Infrared cameras can detect the invisible light emitted by plants as they photosynthesize, cool stars burn, and batteries heat up. Infrared light has less energy than visible light, making it more challenging to capture. A quantum dot technology breakthrough could one day lead to much more affordable infrared cameras, allowing infrared cameras for everyday consumer electronics like phones and sensors to help autonomous cars see their surroundings more accurately.
Traditional methods of producing infrared cameras are costly in terms of materials and time, but the new method is much faster and produces excellent results.
The researchers turned to quantum dot technology, tiny nanoparticles a few nanometers in size. They have strange properties at that scale that change depending on their size, which scientists can control by tuning the particle to the appropriate size. In this case, quantum dots can detect infrared light wavelengths.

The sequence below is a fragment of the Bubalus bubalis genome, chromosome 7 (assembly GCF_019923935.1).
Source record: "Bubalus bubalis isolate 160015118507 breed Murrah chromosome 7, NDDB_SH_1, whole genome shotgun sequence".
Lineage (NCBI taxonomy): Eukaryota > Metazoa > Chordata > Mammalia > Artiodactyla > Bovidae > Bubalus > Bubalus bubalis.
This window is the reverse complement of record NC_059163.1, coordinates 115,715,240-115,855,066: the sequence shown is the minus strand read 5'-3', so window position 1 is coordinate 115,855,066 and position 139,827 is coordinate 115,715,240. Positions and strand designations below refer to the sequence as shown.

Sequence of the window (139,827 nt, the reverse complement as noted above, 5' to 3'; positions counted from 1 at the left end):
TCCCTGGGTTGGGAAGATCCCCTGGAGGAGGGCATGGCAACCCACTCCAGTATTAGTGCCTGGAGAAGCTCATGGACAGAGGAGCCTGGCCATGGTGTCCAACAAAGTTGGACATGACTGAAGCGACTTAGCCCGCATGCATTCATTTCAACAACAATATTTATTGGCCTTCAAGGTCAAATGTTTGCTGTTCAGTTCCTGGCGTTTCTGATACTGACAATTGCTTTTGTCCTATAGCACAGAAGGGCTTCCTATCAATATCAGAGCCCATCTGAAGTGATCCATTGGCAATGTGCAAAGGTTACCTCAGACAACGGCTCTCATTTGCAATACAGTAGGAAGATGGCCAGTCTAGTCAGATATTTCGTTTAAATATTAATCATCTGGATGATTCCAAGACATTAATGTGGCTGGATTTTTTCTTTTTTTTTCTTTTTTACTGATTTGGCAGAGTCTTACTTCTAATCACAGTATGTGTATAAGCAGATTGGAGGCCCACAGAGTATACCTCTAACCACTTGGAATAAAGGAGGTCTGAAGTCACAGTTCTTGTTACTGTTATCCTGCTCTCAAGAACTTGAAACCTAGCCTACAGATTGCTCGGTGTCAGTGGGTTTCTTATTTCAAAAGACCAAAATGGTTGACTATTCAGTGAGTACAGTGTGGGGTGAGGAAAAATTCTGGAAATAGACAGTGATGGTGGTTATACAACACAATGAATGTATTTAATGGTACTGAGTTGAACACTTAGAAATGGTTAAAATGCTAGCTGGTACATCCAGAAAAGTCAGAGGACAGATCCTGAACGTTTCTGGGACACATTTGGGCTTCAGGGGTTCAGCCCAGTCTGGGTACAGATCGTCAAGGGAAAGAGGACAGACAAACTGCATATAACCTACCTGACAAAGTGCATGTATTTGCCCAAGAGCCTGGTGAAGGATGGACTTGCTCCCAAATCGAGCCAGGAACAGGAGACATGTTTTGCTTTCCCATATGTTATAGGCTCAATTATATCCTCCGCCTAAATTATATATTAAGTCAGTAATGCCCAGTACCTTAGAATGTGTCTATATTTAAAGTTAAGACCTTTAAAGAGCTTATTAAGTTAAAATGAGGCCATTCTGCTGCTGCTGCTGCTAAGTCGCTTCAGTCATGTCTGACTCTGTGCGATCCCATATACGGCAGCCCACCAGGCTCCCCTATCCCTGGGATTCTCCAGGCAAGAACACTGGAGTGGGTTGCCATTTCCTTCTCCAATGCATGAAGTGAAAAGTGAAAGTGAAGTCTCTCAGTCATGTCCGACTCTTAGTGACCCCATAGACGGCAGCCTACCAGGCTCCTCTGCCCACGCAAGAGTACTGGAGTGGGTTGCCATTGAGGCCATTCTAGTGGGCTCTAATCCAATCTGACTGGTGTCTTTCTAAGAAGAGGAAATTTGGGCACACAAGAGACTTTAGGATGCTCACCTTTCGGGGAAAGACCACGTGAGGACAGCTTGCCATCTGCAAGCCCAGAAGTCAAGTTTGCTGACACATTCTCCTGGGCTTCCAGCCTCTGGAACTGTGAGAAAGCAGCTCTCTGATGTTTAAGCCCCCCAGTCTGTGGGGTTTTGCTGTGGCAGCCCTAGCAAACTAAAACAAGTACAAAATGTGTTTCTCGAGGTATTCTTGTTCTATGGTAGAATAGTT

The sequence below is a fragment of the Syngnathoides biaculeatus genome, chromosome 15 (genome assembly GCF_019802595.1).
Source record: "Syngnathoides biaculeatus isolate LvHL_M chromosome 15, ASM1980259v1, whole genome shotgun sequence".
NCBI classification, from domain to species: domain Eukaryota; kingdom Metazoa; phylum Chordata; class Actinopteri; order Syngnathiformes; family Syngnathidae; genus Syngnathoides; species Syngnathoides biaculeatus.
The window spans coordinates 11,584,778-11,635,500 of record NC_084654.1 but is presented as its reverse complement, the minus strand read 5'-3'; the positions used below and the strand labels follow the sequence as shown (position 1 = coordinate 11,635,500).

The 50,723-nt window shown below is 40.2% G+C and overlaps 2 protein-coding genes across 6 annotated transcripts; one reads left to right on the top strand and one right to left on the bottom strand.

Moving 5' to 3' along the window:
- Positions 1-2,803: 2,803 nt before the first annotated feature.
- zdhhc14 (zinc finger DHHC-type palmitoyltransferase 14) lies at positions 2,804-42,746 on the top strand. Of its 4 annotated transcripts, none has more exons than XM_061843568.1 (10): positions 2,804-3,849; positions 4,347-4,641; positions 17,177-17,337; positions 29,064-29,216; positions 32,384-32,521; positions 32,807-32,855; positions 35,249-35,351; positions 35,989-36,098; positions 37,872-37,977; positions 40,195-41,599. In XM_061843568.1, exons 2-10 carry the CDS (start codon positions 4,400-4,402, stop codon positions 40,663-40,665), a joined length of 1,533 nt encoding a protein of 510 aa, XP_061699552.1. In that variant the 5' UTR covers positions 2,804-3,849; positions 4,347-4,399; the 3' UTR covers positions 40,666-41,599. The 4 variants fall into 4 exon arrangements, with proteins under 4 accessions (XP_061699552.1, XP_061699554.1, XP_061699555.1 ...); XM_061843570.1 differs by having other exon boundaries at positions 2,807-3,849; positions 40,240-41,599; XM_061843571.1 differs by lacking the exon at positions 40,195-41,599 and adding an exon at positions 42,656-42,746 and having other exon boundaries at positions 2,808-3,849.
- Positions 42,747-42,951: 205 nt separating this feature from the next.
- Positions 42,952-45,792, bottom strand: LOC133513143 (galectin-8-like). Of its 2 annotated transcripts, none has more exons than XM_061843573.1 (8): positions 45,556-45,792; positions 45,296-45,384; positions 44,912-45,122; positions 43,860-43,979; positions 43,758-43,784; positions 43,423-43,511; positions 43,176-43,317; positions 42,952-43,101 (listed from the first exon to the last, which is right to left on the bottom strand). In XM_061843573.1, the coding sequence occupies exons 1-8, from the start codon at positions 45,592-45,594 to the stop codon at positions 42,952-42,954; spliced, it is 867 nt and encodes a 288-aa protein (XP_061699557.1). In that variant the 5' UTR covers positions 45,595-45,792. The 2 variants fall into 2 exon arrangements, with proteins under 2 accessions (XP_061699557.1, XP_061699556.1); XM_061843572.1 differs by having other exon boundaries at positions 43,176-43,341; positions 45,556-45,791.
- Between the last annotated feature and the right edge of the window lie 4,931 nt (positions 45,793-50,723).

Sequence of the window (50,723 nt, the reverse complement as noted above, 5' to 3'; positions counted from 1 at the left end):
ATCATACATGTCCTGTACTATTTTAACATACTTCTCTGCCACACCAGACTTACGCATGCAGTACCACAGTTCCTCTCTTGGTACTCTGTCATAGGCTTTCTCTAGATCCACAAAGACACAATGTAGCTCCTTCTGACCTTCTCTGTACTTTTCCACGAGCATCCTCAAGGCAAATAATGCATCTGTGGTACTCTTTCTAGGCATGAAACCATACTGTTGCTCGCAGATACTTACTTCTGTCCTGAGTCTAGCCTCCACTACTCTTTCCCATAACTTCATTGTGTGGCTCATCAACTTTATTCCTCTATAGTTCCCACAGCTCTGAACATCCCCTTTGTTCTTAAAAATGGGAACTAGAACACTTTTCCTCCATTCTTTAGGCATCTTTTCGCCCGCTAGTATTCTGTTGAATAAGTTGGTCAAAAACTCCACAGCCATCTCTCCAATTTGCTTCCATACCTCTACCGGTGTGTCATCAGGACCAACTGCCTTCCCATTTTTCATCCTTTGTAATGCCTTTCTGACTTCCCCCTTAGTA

Cameras require this ‘tunability’ to detect different parts of the infrared spectrum. Collecting multiple infrared wavelengths provides more spectral information—like it’s adding color to black-and-white television. Short-wave provides textural and chemical composition information, while mid-wave provides temperature.
They modified the quantum dots so that they could detect short-wave infrared and mid-wave infrared. They then placed both on top of a silicon wafer.